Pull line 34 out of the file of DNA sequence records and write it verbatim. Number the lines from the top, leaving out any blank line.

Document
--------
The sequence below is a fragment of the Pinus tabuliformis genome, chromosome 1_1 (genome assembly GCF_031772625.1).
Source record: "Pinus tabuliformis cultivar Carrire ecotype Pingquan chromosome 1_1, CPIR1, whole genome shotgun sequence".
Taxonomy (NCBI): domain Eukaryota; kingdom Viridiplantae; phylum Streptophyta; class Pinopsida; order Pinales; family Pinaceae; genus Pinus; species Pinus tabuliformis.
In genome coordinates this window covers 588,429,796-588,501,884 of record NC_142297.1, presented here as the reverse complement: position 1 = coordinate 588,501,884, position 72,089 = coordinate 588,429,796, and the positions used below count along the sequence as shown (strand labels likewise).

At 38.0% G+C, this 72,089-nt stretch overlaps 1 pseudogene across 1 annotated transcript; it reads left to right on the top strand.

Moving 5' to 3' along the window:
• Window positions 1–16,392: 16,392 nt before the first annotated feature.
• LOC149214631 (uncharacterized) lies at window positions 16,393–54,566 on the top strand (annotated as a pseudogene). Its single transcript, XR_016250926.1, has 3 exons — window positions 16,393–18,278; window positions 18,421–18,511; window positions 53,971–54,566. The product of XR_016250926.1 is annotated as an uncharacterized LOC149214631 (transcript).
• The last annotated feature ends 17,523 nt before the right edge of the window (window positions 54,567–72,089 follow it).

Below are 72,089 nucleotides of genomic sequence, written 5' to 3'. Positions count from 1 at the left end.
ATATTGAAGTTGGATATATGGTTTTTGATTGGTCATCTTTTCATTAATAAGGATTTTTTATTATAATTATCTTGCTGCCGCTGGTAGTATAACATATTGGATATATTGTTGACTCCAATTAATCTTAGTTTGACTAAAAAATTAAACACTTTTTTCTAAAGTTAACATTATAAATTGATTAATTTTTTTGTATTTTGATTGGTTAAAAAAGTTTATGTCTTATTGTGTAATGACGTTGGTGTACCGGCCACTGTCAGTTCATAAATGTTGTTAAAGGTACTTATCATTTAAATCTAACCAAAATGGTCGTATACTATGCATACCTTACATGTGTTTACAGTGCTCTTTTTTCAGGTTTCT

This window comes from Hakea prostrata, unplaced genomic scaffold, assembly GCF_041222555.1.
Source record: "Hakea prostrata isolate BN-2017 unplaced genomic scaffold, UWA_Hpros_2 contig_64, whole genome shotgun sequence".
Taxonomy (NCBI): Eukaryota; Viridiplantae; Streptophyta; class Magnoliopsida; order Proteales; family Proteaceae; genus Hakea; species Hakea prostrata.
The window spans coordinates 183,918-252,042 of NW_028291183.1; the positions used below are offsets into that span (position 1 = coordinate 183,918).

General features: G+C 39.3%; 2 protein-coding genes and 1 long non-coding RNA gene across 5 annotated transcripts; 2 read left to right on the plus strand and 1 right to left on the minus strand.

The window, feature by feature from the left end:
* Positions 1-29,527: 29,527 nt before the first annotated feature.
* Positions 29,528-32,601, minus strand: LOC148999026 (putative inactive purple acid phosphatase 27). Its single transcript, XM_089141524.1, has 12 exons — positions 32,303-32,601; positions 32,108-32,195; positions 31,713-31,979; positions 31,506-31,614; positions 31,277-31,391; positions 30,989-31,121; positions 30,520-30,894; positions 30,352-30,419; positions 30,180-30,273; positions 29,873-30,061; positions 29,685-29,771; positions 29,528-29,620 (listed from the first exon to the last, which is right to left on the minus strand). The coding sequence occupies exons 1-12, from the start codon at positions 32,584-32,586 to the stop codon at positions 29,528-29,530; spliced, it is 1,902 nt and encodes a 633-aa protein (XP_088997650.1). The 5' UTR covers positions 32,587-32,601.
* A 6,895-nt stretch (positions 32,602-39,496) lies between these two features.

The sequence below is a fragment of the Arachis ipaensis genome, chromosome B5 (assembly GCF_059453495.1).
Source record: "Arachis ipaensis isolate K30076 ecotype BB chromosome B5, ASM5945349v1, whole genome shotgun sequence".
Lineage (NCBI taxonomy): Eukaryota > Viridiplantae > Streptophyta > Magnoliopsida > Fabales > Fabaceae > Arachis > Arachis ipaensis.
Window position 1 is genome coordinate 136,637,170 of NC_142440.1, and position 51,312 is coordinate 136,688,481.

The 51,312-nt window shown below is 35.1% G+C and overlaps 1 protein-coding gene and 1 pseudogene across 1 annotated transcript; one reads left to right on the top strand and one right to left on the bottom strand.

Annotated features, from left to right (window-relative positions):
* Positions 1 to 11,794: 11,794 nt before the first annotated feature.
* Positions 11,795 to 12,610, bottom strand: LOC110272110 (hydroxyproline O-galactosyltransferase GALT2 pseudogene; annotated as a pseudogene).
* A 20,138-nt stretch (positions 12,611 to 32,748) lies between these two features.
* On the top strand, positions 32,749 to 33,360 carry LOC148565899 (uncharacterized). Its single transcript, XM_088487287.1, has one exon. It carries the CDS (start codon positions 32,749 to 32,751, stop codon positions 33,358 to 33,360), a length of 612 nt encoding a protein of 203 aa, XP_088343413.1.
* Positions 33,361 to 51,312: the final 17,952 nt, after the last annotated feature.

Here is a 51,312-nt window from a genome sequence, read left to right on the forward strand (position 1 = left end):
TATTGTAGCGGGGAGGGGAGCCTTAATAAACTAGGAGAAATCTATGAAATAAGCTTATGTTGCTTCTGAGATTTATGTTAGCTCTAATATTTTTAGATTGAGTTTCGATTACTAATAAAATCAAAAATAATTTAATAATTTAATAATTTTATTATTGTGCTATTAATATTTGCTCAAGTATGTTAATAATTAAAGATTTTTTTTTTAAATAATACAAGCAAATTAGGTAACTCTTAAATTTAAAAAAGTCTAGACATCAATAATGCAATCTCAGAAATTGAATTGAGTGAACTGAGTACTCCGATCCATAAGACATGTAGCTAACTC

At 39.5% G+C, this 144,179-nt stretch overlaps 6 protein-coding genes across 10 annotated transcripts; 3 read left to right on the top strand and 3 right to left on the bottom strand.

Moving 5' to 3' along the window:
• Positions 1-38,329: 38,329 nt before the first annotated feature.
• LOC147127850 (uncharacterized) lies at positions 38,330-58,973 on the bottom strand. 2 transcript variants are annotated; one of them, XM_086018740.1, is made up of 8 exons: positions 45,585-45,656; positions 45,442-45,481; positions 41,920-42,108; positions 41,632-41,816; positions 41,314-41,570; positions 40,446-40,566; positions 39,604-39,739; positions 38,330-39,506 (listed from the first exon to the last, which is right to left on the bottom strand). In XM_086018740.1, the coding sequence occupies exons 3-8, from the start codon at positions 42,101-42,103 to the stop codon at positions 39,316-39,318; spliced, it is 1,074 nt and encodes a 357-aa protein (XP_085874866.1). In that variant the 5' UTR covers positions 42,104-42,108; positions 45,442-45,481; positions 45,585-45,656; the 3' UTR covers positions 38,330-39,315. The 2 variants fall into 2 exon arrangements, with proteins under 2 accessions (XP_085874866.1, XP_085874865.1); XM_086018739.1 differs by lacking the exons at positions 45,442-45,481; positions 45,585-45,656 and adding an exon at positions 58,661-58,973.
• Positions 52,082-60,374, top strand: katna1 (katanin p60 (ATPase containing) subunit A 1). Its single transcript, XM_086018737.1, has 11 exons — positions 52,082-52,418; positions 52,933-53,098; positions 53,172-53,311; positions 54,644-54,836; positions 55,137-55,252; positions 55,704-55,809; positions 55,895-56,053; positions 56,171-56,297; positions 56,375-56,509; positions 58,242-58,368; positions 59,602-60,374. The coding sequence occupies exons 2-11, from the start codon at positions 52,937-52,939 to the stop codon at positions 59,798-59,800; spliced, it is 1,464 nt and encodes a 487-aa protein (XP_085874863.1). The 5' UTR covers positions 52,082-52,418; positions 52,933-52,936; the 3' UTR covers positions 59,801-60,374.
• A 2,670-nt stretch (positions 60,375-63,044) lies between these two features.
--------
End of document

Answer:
At 39.5% G+C, this 144,179-nt stretch overlaps 6 protein-coding genes across 10 annotated transcripts; 3 read left to right on the top strand and 3 right to left on the bottom strand.